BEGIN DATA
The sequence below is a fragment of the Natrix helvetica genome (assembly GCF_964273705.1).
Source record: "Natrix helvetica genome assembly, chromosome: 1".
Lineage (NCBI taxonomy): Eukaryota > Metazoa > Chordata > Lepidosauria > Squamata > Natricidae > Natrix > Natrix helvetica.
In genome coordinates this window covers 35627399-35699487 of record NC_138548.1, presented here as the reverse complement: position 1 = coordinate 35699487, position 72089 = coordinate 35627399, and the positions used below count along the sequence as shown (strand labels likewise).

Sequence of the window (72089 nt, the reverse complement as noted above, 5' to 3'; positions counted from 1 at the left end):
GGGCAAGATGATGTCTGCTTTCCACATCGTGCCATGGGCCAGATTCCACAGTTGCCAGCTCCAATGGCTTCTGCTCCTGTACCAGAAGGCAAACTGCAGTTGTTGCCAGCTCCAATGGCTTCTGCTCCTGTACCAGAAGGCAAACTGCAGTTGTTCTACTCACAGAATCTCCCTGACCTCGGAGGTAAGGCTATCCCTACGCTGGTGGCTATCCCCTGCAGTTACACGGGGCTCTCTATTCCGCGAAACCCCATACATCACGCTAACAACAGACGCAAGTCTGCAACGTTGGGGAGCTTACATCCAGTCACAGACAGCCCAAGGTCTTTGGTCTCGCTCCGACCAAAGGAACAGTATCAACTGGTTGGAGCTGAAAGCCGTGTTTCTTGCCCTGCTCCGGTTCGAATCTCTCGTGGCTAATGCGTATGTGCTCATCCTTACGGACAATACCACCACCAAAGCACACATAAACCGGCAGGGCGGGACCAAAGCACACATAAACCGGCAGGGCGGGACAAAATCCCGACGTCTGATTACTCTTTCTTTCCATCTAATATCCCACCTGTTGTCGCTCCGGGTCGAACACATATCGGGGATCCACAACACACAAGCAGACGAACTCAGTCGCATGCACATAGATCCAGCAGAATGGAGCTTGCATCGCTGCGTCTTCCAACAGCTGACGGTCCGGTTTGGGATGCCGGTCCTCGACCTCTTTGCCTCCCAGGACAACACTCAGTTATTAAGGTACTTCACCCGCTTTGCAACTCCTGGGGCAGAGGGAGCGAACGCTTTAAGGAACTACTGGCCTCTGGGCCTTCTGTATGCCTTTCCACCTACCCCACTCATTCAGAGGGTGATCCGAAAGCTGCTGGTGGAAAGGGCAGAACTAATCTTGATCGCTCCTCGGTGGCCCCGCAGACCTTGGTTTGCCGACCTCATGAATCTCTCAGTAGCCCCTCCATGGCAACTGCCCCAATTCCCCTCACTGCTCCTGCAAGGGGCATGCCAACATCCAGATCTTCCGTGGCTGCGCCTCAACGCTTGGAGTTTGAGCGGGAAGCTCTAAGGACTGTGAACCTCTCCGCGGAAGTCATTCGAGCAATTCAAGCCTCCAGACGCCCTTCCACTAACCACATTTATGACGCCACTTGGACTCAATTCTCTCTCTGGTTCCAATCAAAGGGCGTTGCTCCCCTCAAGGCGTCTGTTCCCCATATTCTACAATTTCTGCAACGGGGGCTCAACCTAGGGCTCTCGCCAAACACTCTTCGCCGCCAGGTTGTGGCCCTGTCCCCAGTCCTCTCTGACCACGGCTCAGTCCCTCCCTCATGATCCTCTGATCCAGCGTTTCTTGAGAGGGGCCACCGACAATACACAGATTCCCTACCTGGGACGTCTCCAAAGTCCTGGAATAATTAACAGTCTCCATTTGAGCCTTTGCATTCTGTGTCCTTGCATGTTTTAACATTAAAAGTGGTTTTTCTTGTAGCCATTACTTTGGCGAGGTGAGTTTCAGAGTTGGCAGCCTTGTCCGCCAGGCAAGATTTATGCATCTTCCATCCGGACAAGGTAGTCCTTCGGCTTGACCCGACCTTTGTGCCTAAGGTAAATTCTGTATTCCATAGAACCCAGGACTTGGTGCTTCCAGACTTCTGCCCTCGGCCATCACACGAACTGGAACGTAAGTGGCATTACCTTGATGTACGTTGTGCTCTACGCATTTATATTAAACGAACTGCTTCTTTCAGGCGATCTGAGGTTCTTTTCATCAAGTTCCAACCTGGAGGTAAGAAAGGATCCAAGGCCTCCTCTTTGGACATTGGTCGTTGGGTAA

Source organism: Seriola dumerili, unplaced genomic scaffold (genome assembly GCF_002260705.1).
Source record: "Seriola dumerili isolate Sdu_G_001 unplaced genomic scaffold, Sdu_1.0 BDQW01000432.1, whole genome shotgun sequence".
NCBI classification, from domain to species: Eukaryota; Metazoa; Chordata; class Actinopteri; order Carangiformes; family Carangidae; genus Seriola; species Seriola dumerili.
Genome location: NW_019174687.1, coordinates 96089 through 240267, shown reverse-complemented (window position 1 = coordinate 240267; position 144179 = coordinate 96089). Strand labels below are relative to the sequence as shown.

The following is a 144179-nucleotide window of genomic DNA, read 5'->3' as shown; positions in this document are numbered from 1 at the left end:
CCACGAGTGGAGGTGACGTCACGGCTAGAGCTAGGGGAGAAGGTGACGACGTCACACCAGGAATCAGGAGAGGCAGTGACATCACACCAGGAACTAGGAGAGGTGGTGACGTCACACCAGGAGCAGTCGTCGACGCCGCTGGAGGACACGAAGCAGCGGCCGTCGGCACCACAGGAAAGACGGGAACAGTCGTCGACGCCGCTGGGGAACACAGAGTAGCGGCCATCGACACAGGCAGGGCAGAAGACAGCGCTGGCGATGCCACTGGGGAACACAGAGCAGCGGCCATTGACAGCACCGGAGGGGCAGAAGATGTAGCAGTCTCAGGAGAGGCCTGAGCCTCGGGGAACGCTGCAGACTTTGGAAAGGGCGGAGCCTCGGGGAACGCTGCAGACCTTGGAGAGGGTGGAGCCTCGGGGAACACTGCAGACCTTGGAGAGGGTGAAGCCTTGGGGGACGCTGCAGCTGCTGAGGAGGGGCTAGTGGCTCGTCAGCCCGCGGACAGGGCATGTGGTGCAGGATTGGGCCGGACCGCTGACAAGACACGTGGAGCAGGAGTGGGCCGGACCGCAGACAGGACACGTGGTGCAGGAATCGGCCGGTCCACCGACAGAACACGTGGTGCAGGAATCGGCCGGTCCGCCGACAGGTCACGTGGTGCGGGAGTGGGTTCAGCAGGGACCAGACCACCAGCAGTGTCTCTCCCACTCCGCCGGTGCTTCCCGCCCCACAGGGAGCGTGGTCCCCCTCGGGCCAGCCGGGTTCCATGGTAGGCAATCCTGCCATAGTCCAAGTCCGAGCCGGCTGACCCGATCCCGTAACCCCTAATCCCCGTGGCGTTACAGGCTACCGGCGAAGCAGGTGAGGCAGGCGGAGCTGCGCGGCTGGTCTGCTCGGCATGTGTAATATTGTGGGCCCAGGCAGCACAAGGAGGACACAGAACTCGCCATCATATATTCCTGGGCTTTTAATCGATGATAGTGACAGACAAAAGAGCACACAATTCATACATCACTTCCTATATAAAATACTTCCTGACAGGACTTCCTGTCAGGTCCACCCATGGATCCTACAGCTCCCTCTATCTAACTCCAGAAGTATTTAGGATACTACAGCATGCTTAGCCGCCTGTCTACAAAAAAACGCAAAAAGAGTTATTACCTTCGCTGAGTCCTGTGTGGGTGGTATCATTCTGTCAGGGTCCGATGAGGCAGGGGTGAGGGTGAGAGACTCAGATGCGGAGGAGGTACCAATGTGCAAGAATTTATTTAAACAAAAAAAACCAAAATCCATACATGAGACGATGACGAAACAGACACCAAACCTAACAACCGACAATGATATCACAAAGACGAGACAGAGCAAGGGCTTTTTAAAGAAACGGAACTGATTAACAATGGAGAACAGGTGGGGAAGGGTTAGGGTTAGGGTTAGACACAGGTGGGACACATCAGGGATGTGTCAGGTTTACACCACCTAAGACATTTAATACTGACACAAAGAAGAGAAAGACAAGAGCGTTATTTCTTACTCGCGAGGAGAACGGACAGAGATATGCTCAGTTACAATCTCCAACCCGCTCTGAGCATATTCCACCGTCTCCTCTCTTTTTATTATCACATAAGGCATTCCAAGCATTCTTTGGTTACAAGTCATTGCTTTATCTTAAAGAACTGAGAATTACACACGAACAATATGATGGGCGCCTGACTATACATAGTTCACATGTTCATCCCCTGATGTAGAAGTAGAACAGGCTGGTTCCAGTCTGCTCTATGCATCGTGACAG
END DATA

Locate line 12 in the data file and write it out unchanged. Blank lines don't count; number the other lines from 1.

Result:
CCACGAGTGGAGGTGACGTCACGGCTAGAGCTAGGGGAGAAGGTGACGACGTCACACCAGGAATCAGGAGAGGCAGTGACATCACACCAGGAACTAGGAGAGGTGGTGACGTCACACCAGGAGCAGTCGTCGACGCCGCTGGAGGACACGAAGCAGCGGCCGTCGGCACCACAGGAAAGACGGGAACAGTCGTCGACGCCGCTGGGGAACACAGAGTAGCGGCCATCGACACAGGCAGGGCAGAAGACAGCGCTGGCGATGCCACTGGGGAACACAGAGCAGCGGCCATTGACAGCACCGGAGGGGCAGAAGATGTAGCAGTCTCAGGAGAGGCCTGAGCCTCGGGGAACGCTGCAGACTTTGGAAAGGGCGGAGCCTCGGGGAACGCTGCAGACCTTGGAGAGGGTGGAGCCTCGGGGAACACTGCAGACCTTGGAGAGGGTGAAGCCTTGGGGGACGCTGCAGCTGCTGAGGAGGGGCTAGTGGCTCGTCAGCCCGCGGACAGGGCATGTGGTGCAGGATTGGGCCGGACCGCTGACAAGACACGTGGAGCAGGAGTGGGCCGGACCGCAGACAGGACACGTGGTGCAGGAATCGGCCGGTCCACCGACAGAACACGTGGTGCAGGAATCGGCCGGTCCGCCGACAGGTCACGTGGTGCGGGAGTGGGTTCAGCAGGGACCAGACCACCAGCAGTGTCTCTCCCACTCCGCCGGTGCTTCCCGCCCCACAGGGAGCGTGGTCCCCCTCGGGCCAGCCGGGTTCCATGGTAGGCAATCCTGCCATAGTCCAAGTCCGAGCCGGCTGACCCGATCCCGTAACCCCTAATCCCCGTGGCGTTACAGGCTACCGGCGAAGCAGGTGAGGCAGGCGGAGCTGCGCGGCTGGTCTGCTCGGCATGTGTAATATTGTGGGCCCAGGCAGCACAAGGAGGACACAGAACTCGCCATCATATATTCCTGGGCTTTTAATCGATGATAGTGACAGACAAAAGAGCACACAATTCATACATCACTTCCTATATAAAATACTTCCTGACAGGACTTCCTGTCAGGTCCACCCATGGATCCTACAGCTCCCTCTATCTAACTCCAGAAGTATTTAGGATACTACAGCATGCTTAGCCGCCTGTCTACAAAAAAACGCAAAAAGAGTTATTACCTTCGCTGAGTCCTGTGTGGGTGGTATCATTCTGTCAGGGTCCGATGAGGCAGGGGTGAGGGTGAGAGACTCAGATGCGGAGGAGGTACCAATGTGCAAGAATTTATTTAAACAAAAAAAACCAAAATCCATACATGAGACGATGACGAAACAGACACCAAACCTAACAACCGACAATGATATCACAAAGACGAGACAGAGCAAGGGCTTTTTAAAGAAACGGAACTGATTAACAATGGAGAACAGGTGGGGAAGGGTTAGGGTTAGGGTTAGACACAGGTGGGACACATCAGGGATGTGTCAGGTTTACACCACCTAAGACATTTAATACTGACACAAAGAAGAGAAAGACAAGAGCGTTATTTCTTACTCGCGAGGAGAACGGACAGAGATATGCTCAGTTACAATCTCCAACCCGCTCTGAGCATATTCCACCGTCTCCTCTCTTTTTATTATCACATAAGGCATTCCAAGCATTCTTTGGTTACAAGTCATTGCTTTATCTTAAAGAACTGAGAATTACACACGAACAATATGATGGGCGCCTGACTATACATAGTTCACATGTTCATCCCCTGATGTAGAAGTAGAACAGGCTGGTTCCAGTCTGCTCTATGCATCGTGACAG